At what age do puppies wag their tails?
By 30 days about 50 percent of puppies wag their tails. At an average age of 49 days puppies are tail-wagging. They wag their tails when feeding from their mother (bitch). Puppies do not wag their tails when they are very young. Apparently the earliest observed tail wagging by a puppy was at 17-days-of-age.
The reason why puppies wag their tails when at their mother’s belly is because their minds are in conflict. At the age of two weeks puppies cuddle up together and there is no rivalry between them. At the age of six or seven weeks puppies engage in rough-and-tumble and there is some tension.
When they feed from their mother they come close together. They come close to their sibling puppies with whom there is some rivalry in chasing, nipping and perhaps bullying. This causes a slight amount of fear. But they have to be at their mother to feed because they are hungry.
Therefore they are in conflict between the need to be at a certain place and the fear of being there. This is expressed visually through their wagging tails.
This back-and-forth movement of the tail signifying mental conflict is typical in animal communications. It occurs when animals are pulled in different directions.
It occurs when cats are in conflict about whether to attack prey or hold back. If, for example, a cat lacks cover when stalking prey she may have to hold back. But at the same time she wants to attack. This causes a mental conflict. In turn this is expressed through wagging her tail.
It is said that the reason why animals in general and dogs in particular wag their tails when they are in emotional conflict is because it reflects the physical action of trying to maintain balance. When, for example, a cat like the snow leopard maintains balance on a rocky slope they use their tail. The tail moves from left to right. This same action is reflected in a decision-making process which is in balance and uncertain.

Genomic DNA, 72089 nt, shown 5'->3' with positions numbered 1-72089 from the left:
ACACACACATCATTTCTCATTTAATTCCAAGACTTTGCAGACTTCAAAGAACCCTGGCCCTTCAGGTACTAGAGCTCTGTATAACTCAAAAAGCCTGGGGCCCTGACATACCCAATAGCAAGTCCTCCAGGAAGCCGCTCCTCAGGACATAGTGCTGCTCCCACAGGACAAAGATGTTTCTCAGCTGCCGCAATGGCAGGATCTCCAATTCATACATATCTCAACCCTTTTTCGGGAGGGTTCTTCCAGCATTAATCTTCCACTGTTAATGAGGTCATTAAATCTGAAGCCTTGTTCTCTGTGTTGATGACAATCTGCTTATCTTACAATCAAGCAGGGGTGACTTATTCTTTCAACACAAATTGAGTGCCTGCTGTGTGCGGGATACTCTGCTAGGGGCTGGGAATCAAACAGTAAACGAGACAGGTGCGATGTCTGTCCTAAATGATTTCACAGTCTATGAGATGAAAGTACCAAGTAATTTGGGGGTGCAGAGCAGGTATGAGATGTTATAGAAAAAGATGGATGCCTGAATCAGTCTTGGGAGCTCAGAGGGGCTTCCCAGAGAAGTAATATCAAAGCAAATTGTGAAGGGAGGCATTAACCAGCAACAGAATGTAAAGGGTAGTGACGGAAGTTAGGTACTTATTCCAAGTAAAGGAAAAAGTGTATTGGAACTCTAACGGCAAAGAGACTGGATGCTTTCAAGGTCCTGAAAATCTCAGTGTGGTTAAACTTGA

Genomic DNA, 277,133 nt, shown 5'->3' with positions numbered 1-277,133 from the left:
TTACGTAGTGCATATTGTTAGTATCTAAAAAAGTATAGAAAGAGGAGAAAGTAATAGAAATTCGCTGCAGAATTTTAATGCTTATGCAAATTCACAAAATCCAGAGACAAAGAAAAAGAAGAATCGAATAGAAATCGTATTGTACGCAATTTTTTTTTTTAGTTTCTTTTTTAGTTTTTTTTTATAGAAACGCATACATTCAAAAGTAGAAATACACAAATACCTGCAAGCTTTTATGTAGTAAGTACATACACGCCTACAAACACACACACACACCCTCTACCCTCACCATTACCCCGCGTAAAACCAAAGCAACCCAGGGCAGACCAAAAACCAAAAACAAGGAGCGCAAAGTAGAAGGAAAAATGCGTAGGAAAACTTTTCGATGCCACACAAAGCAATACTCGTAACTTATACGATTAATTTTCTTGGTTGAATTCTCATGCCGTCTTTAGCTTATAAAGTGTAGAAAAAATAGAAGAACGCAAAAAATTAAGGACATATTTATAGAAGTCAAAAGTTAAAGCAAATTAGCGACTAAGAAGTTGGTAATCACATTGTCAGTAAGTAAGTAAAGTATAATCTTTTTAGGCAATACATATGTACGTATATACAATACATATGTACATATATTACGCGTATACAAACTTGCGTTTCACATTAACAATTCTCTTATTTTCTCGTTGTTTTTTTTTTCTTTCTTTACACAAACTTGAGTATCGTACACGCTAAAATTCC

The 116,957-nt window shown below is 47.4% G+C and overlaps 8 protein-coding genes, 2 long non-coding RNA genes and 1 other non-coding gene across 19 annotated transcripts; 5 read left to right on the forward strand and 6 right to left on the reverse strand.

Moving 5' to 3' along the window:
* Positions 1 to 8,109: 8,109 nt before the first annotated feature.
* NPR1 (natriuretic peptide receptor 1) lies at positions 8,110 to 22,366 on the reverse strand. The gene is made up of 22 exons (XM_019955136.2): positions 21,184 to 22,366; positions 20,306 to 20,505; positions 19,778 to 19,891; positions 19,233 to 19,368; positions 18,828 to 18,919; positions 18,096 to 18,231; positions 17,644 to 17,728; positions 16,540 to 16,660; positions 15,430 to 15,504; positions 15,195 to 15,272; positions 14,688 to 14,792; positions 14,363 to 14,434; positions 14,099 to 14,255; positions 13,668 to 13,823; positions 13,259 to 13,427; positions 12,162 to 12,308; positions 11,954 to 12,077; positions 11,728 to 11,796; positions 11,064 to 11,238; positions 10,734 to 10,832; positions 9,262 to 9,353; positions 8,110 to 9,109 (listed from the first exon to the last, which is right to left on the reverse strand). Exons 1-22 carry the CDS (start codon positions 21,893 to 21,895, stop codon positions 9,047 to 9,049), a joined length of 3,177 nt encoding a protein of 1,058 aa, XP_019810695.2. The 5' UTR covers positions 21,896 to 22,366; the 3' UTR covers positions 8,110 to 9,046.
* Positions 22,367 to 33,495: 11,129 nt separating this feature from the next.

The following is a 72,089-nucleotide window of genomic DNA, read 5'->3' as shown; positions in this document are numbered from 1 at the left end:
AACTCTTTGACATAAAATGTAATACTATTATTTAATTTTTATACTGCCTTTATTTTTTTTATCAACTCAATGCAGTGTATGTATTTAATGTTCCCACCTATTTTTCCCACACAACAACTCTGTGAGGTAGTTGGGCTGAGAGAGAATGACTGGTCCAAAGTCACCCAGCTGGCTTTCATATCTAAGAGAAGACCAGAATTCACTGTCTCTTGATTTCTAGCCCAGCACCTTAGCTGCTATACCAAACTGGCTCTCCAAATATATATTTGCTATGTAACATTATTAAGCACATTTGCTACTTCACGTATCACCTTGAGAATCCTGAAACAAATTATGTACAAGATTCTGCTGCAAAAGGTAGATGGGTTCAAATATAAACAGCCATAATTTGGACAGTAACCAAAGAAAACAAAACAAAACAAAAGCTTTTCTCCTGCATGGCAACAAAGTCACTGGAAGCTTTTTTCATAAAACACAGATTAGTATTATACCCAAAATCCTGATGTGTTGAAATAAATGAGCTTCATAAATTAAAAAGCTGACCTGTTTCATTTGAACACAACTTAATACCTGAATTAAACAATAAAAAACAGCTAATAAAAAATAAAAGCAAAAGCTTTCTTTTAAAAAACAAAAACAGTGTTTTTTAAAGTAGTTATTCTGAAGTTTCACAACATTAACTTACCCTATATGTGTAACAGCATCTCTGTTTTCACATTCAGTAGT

A lot of people still believe that when a dog wags his tail it is a sign of friendliness. This isn’t true. If a dog wags his tail at his human master he is feeling two emotions; emotional friendliness and excitement at seeing the pack leader set against a slight apprehension because humans are dominant over them and they are much larger.
In more dominant and confident dogs the tail is held in a more vertical position when it is wagged. More submissive dogs hold their tail lower when tail-wagging.
Tail-wagging is seen in a variety of situations where there is mental conflict such as when puppies are food-begging from adult animals and when they are adult in greetings between dogs after a separation.
My thanks to Dr Desmond Morris and his excellent book Illustrated Dog Watching